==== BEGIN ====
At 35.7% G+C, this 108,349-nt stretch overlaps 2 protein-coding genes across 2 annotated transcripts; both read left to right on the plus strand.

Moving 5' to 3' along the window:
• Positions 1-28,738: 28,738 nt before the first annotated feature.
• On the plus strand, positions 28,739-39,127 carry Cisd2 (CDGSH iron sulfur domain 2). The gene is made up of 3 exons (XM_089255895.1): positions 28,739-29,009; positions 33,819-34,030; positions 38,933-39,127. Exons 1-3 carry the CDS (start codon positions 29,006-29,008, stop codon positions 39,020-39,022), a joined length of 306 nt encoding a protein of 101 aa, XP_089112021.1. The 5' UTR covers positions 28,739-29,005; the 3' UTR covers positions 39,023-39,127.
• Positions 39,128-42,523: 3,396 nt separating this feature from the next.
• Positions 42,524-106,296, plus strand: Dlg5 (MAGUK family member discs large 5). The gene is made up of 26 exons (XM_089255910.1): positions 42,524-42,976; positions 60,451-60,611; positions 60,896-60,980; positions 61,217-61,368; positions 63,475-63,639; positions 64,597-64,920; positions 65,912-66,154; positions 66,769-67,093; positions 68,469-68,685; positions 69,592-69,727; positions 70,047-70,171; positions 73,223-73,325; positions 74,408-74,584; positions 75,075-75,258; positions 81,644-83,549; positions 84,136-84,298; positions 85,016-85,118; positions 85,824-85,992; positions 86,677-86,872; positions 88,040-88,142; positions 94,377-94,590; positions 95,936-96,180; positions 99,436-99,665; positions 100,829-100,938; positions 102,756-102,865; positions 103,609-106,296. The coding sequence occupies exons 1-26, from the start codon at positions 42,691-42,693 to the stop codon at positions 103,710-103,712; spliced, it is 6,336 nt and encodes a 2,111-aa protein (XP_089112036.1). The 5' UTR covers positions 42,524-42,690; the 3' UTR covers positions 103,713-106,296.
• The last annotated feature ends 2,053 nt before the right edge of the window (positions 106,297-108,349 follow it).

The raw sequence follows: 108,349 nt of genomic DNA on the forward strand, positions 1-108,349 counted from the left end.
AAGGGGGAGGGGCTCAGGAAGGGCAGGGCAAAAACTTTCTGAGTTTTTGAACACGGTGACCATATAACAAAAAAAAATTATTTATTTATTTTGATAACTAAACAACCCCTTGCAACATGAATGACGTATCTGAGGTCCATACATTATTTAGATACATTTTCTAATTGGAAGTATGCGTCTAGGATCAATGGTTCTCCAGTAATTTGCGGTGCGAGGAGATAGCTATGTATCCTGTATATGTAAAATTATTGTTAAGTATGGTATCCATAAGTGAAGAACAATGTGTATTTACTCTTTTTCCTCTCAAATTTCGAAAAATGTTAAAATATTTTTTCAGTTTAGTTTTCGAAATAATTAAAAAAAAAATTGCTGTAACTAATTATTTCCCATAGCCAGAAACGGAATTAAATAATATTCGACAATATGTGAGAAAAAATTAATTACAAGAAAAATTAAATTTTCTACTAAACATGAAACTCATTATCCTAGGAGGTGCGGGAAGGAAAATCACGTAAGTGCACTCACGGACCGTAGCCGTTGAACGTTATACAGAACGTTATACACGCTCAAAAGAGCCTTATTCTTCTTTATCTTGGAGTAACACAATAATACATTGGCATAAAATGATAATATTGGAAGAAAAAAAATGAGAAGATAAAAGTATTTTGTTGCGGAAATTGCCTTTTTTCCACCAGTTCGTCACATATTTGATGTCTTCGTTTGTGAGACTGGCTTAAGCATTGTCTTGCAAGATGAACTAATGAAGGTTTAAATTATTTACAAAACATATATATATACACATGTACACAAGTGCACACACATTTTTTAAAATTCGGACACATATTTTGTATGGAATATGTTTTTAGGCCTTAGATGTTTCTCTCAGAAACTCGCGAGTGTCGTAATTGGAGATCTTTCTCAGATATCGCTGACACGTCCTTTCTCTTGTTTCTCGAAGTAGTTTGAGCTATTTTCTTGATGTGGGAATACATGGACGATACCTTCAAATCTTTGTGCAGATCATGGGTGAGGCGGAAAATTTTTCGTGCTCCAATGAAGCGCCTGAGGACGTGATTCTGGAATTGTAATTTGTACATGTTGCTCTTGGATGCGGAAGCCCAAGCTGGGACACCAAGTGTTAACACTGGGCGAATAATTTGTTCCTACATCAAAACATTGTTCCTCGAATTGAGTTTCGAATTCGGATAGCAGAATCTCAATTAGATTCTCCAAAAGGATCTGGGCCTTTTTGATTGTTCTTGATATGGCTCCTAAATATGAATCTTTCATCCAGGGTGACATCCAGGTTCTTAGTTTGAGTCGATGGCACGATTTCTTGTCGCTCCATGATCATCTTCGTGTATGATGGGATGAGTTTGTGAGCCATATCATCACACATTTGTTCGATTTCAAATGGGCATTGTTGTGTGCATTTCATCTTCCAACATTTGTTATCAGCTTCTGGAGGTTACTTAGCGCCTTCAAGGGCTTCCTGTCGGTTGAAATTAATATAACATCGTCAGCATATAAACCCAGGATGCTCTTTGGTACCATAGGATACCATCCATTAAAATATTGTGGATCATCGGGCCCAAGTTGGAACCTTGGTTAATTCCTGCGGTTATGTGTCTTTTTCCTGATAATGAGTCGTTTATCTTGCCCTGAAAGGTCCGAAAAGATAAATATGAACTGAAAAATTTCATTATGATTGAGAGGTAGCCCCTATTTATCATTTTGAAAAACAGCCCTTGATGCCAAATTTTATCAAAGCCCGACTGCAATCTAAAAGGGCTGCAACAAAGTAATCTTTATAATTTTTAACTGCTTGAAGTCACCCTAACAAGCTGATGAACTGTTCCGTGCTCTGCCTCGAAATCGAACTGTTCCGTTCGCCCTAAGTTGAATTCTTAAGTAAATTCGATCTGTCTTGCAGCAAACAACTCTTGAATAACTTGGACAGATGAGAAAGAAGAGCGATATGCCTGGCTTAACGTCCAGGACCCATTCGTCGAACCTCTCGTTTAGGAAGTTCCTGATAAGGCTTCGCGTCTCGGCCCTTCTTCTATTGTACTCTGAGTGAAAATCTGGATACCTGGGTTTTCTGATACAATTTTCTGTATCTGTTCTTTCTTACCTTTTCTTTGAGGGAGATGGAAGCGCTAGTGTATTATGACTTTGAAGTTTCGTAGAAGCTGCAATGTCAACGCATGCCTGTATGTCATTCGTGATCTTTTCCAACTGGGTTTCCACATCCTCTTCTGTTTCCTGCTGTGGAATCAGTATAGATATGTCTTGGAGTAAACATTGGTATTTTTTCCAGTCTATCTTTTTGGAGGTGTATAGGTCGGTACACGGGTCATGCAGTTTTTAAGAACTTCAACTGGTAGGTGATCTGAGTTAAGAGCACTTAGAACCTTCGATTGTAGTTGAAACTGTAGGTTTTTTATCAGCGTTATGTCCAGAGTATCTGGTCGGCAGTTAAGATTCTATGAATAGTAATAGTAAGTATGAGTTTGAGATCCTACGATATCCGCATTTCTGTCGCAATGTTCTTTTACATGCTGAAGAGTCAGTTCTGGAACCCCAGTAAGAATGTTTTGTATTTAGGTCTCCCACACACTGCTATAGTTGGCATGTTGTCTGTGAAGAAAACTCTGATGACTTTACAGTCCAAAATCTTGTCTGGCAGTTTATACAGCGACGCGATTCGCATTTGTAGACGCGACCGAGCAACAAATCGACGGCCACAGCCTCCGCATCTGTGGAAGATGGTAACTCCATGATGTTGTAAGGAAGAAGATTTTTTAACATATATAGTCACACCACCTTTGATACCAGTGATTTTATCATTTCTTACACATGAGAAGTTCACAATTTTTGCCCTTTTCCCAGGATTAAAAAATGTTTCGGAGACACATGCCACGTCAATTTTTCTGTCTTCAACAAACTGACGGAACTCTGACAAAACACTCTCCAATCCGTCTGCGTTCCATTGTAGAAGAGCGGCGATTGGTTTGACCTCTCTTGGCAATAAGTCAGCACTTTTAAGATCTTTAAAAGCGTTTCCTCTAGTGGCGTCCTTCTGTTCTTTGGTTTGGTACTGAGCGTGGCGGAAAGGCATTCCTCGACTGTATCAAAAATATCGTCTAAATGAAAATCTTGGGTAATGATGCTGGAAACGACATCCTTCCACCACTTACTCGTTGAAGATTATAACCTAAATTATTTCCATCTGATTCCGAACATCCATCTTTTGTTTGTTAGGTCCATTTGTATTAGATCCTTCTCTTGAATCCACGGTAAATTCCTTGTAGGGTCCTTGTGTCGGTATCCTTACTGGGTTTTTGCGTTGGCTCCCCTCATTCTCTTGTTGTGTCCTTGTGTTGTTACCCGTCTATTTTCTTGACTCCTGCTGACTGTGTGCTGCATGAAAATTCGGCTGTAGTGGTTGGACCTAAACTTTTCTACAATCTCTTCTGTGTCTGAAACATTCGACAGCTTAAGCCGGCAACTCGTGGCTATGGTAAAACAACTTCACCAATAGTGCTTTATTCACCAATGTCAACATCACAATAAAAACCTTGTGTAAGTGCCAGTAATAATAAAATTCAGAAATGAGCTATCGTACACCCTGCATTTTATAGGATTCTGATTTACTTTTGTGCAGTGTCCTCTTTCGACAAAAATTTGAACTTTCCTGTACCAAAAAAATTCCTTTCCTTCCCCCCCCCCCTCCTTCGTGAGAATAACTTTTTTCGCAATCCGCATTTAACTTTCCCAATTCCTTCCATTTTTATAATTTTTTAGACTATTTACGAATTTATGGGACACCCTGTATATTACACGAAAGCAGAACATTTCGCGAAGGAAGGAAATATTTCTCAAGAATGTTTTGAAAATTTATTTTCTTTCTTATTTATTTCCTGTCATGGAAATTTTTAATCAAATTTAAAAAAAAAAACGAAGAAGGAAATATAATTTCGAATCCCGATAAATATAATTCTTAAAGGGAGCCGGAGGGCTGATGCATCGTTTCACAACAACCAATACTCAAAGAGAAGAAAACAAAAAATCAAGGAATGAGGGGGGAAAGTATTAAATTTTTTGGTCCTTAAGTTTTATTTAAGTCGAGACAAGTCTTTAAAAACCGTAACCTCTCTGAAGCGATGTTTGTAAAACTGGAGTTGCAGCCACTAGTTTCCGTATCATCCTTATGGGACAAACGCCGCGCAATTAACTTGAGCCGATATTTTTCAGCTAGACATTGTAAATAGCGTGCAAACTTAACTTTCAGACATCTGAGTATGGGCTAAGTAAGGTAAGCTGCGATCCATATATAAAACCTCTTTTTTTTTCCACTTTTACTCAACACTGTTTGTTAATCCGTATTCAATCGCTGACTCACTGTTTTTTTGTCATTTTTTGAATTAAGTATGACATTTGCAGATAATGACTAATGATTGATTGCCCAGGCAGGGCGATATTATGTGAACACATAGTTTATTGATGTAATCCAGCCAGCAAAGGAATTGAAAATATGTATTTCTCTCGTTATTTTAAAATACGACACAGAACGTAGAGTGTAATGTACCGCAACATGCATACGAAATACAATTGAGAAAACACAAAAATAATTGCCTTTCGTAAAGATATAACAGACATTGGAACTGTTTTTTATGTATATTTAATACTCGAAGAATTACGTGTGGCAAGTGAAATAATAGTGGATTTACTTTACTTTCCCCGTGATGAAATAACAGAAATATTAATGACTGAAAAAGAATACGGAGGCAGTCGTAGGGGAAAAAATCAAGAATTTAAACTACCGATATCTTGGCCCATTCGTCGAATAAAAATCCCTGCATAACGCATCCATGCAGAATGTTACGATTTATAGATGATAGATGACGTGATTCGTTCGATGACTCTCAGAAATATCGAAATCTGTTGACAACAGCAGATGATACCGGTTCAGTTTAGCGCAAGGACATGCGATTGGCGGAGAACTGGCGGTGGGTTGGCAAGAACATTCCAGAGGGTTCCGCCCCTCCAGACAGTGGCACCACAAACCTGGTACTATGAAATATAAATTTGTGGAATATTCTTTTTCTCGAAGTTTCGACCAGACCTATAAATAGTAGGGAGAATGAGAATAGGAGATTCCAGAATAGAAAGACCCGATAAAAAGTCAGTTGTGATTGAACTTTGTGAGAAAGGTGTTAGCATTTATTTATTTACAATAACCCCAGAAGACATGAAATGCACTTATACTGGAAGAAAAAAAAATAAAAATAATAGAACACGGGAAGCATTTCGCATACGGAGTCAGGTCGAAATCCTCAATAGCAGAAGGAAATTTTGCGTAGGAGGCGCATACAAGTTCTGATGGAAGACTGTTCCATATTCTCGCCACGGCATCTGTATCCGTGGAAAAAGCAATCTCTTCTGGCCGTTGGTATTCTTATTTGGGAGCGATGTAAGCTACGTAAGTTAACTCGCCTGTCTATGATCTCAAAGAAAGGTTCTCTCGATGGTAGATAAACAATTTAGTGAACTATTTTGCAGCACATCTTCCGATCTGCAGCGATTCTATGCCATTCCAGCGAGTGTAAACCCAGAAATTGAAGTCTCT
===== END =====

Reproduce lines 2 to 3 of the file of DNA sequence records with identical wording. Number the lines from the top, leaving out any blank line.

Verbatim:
Moving 5' to 3' along the window:
• Positions 1-28,738: 28,738 nt before the first annotated feature.